PETER HILL'S MUSEUM OF CONTEMPORARY IDEAS

Peter Hill

The Albury Wodonga Superfiction 1993

Collaboration Peter Hill and J.J. Voss (Photographer)

S U P E R F I C T I O N S


Richard Grayson

Richard Grayson is an artist, curator, writer, and director of the 2002 Biennale of Sydney (The World May Be) Fantastic. Many of the artists included in this event created work that could be described as Superfictions. In the introduction he writes “Money now exists as a series of magnetic pulses, on the Net my identity is unverifiable and therefore elective, contingent on my ability - or desire – to contain a continuous fiction, and war for most of us has blurred into Hollywood and video games.” Elsewhere, commenting on historical examples of the blurred boundary between fact and fiction, he writes “The traffic between ‘the real’ and the ‘not real’ is of course osmotic. Sir John Manderville published Manderville’s Travels at the end of the fourteenth century. To us, it is a work of fiction and fable, with its reports of one-eyed people in the Andaman Islands and dog-headed people in the Nicobar Islands – Manderville also locates paradise, but rather charmingly says he cannot say any more about it as he has not yet been there. Certainly by the Sixteenth Century ‘to Manderville’ had become a colloquialism for lying and exaggerating. However Colombus planned his 1492 expedition after reading the book, Ralegh pronounced every word true, and Frobisher was reading it as he trail blazed the northwest passage. So the ‘false’ maps gradually segue into the maps we now accept, but these too are open to constant revision.” See also Aleksandra Mir, Suzanne Treister, Janet Cardiff and Peter Hill.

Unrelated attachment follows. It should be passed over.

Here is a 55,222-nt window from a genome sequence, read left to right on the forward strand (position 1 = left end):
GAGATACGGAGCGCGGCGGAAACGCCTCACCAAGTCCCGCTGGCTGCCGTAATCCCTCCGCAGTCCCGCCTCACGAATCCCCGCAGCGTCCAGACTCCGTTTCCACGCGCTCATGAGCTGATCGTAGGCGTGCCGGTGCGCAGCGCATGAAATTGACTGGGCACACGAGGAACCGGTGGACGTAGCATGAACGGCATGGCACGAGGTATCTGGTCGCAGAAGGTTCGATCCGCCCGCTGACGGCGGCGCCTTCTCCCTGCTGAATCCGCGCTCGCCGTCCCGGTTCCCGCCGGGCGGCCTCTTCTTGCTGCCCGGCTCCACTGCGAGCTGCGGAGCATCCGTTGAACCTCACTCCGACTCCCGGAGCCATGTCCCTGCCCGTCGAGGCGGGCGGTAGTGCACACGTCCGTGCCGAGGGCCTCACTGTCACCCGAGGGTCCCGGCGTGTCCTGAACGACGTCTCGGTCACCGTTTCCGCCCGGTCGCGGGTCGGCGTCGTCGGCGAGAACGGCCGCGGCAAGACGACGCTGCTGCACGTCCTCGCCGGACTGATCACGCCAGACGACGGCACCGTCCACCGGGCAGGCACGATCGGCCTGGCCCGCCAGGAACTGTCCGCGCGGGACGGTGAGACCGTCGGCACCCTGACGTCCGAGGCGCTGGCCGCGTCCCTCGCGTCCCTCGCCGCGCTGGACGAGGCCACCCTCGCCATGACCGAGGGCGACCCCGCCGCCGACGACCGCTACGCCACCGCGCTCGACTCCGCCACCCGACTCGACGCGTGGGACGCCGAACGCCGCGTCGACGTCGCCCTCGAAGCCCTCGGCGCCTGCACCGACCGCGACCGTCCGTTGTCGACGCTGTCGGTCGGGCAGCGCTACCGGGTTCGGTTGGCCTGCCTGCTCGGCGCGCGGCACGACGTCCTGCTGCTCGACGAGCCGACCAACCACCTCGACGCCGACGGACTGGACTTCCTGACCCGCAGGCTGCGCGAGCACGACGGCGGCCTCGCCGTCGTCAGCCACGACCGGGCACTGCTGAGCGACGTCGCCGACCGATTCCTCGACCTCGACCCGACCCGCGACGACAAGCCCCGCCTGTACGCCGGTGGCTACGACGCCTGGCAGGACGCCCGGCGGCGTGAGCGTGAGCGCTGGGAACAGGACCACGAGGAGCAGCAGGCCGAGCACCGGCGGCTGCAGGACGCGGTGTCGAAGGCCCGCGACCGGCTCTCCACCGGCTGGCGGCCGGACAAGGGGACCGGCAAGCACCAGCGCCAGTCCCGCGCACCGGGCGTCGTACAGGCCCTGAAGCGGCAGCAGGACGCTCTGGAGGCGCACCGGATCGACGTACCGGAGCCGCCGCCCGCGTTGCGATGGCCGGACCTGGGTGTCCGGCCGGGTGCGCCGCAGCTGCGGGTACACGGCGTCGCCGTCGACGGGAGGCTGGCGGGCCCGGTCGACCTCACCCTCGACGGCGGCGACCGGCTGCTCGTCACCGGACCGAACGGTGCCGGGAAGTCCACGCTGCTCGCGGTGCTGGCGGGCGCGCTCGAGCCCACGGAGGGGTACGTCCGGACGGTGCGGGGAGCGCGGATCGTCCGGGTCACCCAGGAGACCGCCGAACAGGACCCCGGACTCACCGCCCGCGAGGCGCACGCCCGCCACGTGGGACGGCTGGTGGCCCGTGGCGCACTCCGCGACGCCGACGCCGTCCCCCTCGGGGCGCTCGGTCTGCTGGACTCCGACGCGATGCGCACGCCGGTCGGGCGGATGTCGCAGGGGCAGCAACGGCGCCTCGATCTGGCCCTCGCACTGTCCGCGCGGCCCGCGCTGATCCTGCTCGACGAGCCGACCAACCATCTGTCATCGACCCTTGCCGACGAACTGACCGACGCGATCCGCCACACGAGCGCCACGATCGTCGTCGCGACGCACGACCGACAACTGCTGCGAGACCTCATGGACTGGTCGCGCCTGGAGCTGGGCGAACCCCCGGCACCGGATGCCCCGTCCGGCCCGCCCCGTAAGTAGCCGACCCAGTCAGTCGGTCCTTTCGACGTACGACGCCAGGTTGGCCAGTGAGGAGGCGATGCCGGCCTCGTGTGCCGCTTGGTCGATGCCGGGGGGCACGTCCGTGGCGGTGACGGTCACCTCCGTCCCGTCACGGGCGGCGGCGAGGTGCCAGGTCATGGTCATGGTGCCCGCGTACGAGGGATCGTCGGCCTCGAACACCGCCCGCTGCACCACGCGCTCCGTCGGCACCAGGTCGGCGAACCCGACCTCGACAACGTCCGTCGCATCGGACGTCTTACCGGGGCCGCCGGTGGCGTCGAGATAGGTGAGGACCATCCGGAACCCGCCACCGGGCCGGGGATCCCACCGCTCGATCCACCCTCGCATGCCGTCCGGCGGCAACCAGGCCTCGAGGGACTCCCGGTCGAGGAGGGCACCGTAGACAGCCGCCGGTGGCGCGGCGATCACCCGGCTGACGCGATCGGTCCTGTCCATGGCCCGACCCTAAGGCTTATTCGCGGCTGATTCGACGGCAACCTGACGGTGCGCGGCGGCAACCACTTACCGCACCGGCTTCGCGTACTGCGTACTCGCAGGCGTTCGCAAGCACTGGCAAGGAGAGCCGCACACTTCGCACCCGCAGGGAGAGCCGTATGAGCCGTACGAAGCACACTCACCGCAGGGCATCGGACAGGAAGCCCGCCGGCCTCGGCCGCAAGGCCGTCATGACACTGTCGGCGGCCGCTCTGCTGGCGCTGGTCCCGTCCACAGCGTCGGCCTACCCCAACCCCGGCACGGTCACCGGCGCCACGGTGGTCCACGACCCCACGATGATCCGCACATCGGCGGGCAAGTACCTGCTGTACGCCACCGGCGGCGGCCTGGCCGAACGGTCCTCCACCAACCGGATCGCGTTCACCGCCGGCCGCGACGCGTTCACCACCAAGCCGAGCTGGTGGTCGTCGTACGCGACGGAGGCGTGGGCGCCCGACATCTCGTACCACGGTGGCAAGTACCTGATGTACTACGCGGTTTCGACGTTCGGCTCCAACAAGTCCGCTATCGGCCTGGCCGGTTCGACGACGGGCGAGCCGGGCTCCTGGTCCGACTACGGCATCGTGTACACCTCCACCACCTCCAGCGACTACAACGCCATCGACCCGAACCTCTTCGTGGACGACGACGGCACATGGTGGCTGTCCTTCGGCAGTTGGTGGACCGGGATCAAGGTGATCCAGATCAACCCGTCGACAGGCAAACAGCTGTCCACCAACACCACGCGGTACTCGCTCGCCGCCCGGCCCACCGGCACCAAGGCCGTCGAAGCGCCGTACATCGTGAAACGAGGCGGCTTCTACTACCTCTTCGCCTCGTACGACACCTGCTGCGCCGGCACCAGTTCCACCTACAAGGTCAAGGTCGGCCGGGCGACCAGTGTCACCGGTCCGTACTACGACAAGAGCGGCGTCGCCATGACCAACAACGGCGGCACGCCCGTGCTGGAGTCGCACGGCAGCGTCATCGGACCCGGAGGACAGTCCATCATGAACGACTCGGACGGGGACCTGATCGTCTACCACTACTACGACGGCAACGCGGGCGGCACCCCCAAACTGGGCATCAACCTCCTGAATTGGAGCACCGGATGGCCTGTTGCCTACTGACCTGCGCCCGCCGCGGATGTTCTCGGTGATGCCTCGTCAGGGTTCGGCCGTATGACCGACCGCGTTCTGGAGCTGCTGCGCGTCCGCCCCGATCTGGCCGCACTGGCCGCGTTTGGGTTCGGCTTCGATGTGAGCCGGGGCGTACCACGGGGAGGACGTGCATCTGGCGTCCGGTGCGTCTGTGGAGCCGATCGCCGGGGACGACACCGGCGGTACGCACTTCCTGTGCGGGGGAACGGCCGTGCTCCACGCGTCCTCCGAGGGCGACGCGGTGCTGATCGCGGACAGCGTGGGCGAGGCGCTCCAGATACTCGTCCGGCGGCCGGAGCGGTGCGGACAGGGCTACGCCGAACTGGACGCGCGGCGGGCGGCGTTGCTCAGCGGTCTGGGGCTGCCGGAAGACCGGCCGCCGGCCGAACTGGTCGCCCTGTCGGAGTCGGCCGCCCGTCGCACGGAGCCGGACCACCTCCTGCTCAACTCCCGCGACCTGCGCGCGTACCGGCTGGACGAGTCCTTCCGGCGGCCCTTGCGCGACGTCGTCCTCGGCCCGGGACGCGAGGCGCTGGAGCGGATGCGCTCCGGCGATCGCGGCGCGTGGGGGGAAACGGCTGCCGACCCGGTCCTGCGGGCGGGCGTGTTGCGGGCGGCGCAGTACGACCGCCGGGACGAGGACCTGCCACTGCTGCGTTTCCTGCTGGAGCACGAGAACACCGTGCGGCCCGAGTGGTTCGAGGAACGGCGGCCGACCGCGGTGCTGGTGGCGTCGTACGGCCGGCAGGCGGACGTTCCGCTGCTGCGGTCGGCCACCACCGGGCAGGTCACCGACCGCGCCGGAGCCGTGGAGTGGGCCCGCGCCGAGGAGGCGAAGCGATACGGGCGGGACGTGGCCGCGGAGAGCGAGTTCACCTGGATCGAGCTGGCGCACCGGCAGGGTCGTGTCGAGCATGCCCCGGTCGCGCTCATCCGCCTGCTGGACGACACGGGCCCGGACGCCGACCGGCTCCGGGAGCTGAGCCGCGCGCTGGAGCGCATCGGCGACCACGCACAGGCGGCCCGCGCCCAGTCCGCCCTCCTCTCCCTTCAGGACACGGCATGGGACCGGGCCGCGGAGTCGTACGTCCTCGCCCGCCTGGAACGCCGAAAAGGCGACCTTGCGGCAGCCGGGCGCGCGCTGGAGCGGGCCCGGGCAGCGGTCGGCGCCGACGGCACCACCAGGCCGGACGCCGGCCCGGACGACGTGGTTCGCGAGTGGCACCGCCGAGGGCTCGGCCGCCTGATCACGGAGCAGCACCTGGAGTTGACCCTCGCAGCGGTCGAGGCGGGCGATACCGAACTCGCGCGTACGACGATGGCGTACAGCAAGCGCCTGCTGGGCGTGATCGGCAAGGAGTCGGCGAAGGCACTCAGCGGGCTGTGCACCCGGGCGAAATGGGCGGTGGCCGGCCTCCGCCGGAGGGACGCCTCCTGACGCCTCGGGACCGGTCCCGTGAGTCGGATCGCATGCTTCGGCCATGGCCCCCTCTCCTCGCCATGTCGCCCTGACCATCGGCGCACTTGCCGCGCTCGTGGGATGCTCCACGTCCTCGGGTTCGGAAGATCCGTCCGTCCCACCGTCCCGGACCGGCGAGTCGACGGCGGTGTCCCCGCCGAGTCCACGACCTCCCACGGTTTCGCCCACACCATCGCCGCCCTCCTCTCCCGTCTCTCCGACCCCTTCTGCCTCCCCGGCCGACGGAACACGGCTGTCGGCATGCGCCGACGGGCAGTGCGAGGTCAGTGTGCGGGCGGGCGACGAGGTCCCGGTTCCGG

Always continuing in his primary role as an artist, Grayson nevertheless continued his curatorial explorations in 2006 with the exhibition and catalogue/book A Secret Service – Art, Compulsion, Concealment (shown at the Hatton Gallery, Newcastle, De La Warr Pavilion, Bexhill on Sea, and the Whitworth Art Gallery, Manchester). The artists included in the exhibition were: Sophie Calle, Roberto Cuoghi, Henry Darger, Gedewon, Susan Hiller, Tehching Hsieh, Katarzyna Józefowicz, Joachim Koester & Adrian Dannatt, Paul Étienne Lindoln, Mark Lombardi, Mike Nelson, Kurt Schwitters, The speculative Archive, Jeffrey Vallance, and Oskar Voll.

In the catalogue essay Grayson concludes, “At the same time that Western Rationalsim is fading, the State seeks increasingly to remove things from our gaze, to pull more and more of its activities back into the shadows. This increased currency of the very idea of the secret, the unknown and the unknowable, and its spread between categories – spiritual, political and social – means that the autonomous areas that we have enjoyed as individuals – personal, subjective and secret – are increasingly interrogated by the social and the politic. The practices in A Secret Service may suggest models and methodologies for engaging with, reflecting or understanding these discourses, their operations and the realities they are shaping.”




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